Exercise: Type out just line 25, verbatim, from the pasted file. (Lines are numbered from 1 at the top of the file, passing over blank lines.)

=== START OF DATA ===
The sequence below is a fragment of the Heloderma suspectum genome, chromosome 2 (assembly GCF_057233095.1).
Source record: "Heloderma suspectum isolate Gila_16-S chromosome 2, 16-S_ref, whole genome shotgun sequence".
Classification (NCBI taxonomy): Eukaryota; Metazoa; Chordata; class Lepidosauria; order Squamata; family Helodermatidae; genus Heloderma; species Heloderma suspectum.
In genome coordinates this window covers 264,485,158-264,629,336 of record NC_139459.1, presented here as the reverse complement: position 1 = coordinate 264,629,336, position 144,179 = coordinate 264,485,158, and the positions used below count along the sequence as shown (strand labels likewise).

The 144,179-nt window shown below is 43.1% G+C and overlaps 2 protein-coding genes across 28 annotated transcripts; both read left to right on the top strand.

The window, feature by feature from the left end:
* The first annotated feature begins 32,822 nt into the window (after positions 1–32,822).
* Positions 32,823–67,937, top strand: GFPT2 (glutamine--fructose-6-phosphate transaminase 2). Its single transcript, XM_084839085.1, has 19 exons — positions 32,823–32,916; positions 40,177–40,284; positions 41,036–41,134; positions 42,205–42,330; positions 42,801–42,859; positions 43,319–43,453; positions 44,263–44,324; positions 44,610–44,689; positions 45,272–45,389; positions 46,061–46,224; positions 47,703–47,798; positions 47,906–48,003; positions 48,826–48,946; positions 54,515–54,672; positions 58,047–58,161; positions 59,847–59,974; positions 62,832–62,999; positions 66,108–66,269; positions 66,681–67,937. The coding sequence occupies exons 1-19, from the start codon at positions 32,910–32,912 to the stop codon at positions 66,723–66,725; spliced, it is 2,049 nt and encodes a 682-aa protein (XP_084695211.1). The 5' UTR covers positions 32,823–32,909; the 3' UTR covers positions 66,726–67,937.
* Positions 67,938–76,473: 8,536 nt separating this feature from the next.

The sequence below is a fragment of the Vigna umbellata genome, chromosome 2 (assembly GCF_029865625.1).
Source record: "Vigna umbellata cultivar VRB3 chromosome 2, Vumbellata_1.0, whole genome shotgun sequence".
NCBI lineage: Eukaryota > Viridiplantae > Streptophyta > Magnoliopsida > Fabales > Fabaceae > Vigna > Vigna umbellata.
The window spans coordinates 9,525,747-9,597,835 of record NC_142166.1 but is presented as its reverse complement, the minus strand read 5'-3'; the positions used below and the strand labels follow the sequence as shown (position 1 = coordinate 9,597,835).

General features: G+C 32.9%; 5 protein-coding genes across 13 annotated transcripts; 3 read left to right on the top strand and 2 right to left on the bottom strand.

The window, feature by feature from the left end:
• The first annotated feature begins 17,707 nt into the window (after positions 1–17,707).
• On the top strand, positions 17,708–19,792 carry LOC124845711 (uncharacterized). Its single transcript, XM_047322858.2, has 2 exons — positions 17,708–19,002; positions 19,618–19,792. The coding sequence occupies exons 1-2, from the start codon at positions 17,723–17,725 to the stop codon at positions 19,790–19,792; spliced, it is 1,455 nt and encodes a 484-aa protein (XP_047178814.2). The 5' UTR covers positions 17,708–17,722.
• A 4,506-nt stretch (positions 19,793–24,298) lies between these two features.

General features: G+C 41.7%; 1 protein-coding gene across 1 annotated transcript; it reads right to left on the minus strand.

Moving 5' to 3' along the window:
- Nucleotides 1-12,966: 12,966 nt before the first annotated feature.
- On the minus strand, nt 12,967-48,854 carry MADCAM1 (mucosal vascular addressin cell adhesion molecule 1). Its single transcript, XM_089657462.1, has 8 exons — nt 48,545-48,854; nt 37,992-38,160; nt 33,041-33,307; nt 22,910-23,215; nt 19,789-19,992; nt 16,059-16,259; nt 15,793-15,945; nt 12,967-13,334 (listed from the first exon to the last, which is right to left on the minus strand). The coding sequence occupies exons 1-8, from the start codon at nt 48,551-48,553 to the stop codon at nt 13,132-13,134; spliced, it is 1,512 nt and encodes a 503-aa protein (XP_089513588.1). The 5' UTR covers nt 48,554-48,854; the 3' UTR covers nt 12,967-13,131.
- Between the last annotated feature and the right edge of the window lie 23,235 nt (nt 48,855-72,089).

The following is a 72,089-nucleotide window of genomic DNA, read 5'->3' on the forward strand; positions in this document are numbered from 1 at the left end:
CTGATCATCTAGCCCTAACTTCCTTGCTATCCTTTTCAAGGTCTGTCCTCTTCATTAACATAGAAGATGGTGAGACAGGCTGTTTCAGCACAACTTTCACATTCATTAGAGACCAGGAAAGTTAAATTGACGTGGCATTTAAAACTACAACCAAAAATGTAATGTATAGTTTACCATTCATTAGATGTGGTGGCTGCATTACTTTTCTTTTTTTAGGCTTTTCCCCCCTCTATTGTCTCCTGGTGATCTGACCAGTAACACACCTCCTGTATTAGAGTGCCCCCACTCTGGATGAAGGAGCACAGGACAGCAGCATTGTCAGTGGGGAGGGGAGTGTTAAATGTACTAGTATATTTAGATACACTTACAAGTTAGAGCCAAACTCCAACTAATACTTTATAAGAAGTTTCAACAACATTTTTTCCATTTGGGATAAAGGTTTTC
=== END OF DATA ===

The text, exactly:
CTGATCATCTAGCCCTAACTTCCTTGCTATCCTTTTCAAGGTCTGTCCTCTTCATTAACATAGAAGATGGTGAGACAGGCTGTTTCAGCACAACTTTCACATTCATTAGAGACCAGGAAAGTTAAATTGACGTGGCATTTAAAACTACAACCAAAAATGTAATGTATAGTTTACCATTCATTAGATGTGGTGGCTGCATTACTTTTCTTTTTTTAGGCTTTTCCCCCCTCTATTGTCTCCTGGTGATCTGACCAGTAACACACCTCCTGTATTAGAGTGCCCCCACTCTGGATGAAGGAGCACAGGACAGCAGCATTGTCAGTGGGGAGGGGAGTGTTAAATGTACTAGTATATTTAGATACACTTACAAGTTAGAGCCAAACTCCAACTAATACTTTATAAGAAGTTTCAACAACATTTTTTCCATTTGGGATAAAGGTTTTC